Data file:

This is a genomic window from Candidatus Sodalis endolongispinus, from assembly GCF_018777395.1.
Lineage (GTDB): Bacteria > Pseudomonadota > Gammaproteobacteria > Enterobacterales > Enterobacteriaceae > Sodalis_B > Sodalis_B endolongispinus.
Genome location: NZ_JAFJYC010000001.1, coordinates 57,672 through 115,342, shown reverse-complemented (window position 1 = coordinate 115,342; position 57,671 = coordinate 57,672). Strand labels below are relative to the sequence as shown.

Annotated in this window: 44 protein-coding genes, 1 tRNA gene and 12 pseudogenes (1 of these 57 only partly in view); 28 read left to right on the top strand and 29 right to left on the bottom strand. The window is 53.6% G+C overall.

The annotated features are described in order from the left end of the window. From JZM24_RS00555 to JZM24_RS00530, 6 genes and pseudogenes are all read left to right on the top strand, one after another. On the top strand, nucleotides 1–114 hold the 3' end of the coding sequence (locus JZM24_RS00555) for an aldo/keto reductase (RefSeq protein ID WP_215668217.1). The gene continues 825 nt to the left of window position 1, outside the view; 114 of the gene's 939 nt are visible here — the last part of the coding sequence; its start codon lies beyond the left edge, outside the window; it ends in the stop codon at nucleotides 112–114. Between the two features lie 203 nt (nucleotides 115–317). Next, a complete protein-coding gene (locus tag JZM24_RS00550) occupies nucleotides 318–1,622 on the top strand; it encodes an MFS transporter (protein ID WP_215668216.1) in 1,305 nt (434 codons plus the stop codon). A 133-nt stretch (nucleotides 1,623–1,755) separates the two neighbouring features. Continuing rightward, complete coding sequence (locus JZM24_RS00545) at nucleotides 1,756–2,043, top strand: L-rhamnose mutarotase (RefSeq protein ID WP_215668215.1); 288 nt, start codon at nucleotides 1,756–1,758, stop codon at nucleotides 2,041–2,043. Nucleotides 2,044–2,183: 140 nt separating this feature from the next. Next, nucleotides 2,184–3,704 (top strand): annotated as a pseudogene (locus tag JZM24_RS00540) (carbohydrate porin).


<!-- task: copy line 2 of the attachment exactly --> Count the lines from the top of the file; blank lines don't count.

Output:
Lineage (GTDB): Bacteria > Pseudomonadota > Gammaproteobacteria > Enterobacterales > Enterobacteriaceae > Sodalis_B > Sodalis_B endolongispinus.